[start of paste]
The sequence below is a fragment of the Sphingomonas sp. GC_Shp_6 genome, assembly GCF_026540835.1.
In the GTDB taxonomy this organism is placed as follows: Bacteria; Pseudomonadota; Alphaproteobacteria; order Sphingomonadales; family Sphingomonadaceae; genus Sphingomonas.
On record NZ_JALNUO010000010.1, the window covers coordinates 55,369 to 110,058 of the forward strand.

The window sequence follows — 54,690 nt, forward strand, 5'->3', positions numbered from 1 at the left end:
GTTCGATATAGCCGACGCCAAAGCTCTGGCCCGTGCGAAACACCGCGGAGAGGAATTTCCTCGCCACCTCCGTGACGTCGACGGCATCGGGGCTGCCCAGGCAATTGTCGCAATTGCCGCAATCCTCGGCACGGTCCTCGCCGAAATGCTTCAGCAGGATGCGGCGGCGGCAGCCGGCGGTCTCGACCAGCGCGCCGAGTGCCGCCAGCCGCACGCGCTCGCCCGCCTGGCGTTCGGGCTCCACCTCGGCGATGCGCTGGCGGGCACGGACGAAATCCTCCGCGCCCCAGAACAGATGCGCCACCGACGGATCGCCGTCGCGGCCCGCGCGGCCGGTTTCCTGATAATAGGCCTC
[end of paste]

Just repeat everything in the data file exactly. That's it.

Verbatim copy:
The sequence below is a fragment of the Sphingomonas sp. GC_Shp_6 genome, assembly GCF_026540835.1.
In the GTDB taxonomy this organism is placed as follows: Bacteria; Pseudomonadota; Alphaproteobacteria; order Sphingomonadales; family Sphingomonadaceae; genus Sphingomonas.
On record NZ_JALNUO010000010.1, the window covers coordinates 55,369 to 110,058 of the forward strand.

The window sequence follows — 54,690 nt, forward strand, 5'->3', positions numbered from 1 at the left end:
GTTCGATATAGCCGACGCCAAAGCTCTGGCCCGTGCGAAACACCGCGGAGAGGAATTTCCTCGCCACCTCCGTGACGTCGACGGCATCGGGGCTGCCCAGGCAATTGTCGCAATTGCCGCAATCCTCGGCACGGTCCTCGCCGAAATGCTTCAGCAGGATGCGGCGGCGGCAGCCGGCGGTCTCGACCAGCGCGCCGAGTGCCGCCAGCCGCACGCGCTCGCCCGCCTGGCGTTCGGGCTCCACCTCGGCGATGCGCTGGCGGGCACGGACGAAATCCTCCGCGCCCCAGAACAGATGCGCCACCGACGGATCGCCGTCGCGGCCCGCGCGGCCGGTTTCCTGATAATAGGCCTC